The number of debit cards in circulation fell 15 per cent on annual basis to 843 million in October as banks moved to migrate to EMV-chip-based cards. The downturn came as the debit cards in India seemed poised to touch the 1-billion mark a year ago, with 998 million cards in circulation in October 2018.
Almost 155 million debit cards went out of the market due to the migration from magnetic strip debit cards to EMV-based debit cards, The Times of India said in a report. The significant decline in number of debit cards was a result of dormant and inactive accounts being weeded out, the daily reported.
The Reserve Bank of India had asked banks to replace all magnetic strip cards with EMV chip based ones as the latter are more secure. Banks undertook massive card issuing exercise, during which it saw 80 per cent cards reissued by April 2019, the report said. Following this, the banks blocked magnetic strip cards which took out inactive accounts. Banks have also stopped issuing cards for dormant accounts as they run the risk of frauds like money laundering, and there also is a cost for maintaining such accounts, the daily further added.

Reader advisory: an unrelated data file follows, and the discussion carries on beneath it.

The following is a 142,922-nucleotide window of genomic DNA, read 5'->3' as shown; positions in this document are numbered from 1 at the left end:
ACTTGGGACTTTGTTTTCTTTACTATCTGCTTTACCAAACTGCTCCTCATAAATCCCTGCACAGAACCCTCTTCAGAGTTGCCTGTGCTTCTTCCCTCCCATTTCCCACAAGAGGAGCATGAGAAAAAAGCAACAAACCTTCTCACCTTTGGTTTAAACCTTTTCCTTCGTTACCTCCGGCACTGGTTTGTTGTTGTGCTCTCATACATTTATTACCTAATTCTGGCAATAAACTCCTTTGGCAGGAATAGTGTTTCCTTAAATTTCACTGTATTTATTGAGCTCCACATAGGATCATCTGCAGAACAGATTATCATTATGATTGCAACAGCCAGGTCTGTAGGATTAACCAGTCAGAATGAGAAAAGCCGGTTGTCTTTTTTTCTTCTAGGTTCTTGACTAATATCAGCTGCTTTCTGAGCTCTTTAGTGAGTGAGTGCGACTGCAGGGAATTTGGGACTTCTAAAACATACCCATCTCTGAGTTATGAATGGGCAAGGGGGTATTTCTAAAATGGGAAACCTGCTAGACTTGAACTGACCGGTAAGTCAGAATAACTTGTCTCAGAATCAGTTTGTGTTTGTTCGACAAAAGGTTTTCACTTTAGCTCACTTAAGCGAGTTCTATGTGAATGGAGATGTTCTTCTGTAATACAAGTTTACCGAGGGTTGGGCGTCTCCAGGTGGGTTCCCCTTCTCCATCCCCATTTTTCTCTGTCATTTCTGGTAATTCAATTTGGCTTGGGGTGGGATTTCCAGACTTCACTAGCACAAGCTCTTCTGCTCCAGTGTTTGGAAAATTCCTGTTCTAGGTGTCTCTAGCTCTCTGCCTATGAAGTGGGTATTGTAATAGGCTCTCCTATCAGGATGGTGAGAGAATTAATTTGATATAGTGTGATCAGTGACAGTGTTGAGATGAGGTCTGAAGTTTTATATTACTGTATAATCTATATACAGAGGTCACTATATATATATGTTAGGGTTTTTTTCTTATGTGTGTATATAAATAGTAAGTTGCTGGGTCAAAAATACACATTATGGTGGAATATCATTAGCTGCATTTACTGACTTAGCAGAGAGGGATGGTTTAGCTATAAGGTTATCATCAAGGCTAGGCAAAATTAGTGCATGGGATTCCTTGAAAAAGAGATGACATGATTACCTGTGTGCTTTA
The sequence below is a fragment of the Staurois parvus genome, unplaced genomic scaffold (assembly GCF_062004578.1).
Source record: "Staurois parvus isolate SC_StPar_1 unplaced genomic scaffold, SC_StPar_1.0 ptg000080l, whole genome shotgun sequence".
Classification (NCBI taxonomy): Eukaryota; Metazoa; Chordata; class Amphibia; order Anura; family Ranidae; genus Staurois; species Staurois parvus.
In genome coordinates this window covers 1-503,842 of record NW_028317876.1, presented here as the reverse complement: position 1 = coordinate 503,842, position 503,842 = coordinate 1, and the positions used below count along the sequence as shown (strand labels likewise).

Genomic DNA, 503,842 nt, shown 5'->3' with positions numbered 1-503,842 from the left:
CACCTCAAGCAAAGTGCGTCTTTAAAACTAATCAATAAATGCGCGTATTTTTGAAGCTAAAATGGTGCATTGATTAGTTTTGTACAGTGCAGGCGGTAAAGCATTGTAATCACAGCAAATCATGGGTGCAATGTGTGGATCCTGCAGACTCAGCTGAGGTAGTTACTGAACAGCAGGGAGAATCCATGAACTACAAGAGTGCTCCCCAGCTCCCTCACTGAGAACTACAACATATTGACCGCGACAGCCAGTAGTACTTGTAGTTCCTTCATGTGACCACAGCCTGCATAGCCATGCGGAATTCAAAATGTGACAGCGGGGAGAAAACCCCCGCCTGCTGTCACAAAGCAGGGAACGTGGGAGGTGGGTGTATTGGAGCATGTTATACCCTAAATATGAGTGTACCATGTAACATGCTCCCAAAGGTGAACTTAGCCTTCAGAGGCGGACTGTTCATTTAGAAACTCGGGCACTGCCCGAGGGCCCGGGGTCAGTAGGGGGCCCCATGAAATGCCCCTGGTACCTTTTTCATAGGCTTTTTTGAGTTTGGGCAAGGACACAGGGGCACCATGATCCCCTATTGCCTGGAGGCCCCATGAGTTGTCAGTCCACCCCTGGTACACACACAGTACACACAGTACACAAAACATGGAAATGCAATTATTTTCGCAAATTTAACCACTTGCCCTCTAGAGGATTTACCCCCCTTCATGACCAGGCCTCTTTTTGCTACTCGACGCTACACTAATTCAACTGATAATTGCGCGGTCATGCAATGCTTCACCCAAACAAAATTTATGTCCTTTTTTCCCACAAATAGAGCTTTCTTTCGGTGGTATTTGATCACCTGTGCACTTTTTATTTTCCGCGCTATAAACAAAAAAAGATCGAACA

The decline in number of debit cards in circulation would have been steeper if not for increase in debit card usage in rural India due to Jan Dhan accounts. Recent data showed zero balance accounts have reduced from 25-30 per cent of the total accounts to 13 per cent over the last five years. The dormant accounts have reduced from 20 per cent-plus to 17 per cent. The gradual decline shows that people in the semi-urban and rural areas, where most of these accounts are opened, are using bank accounts more often to transact.
Every Jan Dhan account comes with a RuPay debit card offering an overdraft facility of Rs 10,000. There is also an inbuilt accident insurance cover of Rs 2 lakh in the RuPay card.